When I was in school, we had to choose subjects to take when we were 14. I think we had to choose at least 6 or 7 of them including our languages. And if we were greedy (and capable), we could choose 9 or 10. How would you have chosen the subjects to do? If you were like my classmates, they mostly took the subjects they were good at. Teachers encouraged that too, because in our system, they discouraged students from ‘wasting their time’ on things they were not good at. And often, their personal image, pride and vanity was tied to the tangible grades of the students.
I max-ed out what I could do. This is not to brag; but at that point, I loved knowledge so I wanted to sample everything. I didn’t ace my subjects but I did well enough to actually do all of them. There was English, Chinese, Mathematics (including A Math and E Math), Biology, Physics, Chemistry, Integrated Humanities (including Geography, History, Literature), Arts. Arts took up the most of my time; spanning more than 6-8 hours a week of class, studio, execution time. All the other subjects took way less time and I could also get better grades in them. But I did find myself falling out of love with the process of working physically on the art pieces.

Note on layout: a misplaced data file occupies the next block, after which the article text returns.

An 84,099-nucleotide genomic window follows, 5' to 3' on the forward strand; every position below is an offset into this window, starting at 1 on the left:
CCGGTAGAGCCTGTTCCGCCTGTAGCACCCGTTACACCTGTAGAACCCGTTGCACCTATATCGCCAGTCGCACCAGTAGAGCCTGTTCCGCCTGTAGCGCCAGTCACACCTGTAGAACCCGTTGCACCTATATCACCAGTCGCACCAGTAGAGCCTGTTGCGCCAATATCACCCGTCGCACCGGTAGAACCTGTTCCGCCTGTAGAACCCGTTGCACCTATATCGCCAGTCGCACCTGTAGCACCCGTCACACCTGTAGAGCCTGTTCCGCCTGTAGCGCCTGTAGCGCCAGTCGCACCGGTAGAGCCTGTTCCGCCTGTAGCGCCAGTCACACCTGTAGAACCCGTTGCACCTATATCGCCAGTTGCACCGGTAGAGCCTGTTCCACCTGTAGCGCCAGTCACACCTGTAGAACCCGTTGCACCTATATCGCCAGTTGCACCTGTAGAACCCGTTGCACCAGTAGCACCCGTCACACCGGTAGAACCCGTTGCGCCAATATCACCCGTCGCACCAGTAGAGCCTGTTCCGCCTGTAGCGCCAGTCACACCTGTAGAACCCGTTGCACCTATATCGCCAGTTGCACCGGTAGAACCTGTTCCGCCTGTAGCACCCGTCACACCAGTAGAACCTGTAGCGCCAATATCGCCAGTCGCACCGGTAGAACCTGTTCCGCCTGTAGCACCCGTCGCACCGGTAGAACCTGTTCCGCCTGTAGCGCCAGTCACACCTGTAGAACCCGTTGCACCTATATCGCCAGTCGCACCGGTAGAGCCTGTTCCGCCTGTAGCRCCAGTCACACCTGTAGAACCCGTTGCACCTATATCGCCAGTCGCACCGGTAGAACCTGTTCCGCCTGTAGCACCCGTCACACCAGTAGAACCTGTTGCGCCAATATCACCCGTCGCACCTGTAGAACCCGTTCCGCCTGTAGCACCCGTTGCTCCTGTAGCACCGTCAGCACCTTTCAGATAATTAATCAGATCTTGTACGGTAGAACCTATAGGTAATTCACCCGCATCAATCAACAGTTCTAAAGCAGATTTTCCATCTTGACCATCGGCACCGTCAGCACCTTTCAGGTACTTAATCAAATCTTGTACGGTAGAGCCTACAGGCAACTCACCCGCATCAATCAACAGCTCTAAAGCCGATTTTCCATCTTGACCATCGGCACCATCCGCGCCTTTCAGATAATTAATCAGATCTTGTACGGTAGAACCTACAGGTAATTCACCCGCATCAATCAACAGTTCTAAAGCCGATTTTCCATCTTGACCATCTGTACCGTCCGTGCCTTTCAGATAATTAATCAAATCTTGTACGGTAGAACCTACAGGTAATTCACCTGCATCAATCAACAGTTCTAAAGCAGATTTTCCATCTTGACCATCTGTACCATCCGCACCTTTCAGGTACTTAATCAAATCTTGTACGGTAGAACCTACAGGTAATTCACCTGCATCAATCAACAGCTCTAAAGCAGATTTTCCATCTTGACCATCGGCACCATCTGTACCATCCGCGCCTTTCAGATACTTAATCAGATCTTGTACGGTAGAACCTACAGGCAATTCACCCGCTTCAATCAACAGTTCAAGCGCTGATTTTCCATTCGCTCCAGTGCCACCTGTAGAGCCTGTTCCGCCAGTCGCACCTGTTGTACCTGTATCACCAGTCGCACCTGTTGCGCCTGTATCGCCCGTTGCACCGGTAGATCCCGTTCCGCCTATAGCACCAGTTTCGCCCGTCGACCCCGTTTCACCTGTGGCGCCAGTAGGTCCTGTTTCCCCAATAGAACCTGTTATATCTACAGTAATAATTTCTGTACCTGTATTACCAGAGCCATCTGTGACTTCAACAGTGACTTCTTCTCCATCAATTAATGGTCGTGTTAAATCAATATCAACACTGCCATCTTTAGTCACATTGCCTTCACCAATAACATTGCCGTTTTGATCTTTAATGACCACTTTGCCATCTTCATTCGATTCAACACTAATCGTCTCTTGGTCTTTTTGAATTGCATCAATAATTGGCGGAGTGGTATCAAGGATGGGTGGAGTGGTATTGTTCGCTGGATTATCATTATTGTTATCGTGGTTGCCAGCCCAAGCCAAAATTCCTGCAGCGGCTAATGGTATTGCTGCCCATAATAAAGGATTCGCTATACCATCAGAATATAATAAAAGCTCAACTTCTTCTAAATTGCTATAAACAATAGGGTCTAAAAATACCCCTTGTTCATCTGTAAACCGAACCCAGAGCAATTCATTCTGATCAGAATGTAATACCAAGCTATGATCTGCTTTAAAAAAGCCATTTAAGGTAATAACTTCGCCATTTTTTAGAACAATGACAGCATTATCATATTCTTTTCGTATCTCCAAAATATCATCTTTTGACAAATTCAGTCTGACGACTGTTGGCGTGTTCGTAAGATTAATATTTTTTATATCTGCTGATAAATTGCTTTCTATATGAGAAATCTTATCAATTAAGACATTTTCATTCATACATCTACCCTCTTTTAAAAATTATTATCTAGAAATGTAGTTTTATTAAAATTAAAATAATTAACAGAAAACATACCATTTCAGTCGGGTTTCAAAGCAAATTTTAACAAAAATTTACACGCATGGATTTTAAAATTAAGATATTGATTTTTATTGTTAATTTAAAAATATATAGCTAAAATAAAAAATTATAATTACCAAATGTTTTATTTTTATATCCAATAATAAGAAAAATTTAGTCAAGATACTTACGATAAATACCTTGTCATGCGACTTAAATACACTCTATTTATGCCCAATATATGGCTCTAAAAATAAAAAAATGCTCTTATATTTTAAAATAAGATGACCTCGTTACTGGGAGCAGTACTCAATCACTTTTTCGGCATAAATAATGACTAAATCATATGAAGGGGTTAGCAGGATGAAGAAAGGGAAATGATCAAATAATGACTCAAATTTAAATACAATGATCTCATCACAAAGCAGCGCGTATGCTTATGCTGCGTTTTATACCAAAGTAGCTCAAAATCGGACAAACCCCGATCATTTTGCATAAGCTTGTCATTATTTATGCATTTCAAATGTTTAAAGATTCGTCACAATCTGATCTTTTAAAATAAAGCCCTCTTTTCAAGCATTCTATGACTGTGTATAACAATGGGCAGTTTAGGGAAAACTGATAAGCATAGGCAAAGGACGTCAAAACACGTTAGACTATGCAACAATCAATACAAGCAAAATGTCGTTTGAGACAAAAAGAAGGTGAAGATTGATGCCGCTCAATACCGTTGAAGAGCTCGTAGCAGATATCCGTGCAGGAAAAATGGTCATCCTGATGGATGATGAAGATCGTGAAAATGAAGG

Eventually I did well for all of them enough that when at 17 I had to choose a narrower set of subjects to do, I went simply for the subjects which I enjoyed. By then, they were a bit more on the intellectual side of things. If I hadn’t do well in them, I wonder if things would have been different. But I’m certainly glad I chose things I enjoyed and liked; and I happen to live in a society where intellectuals are looked favourably upon. In the long run, it is not your grades that will keep you motivated and going in the difficult things; it was your love for the subject.
Comments are closed.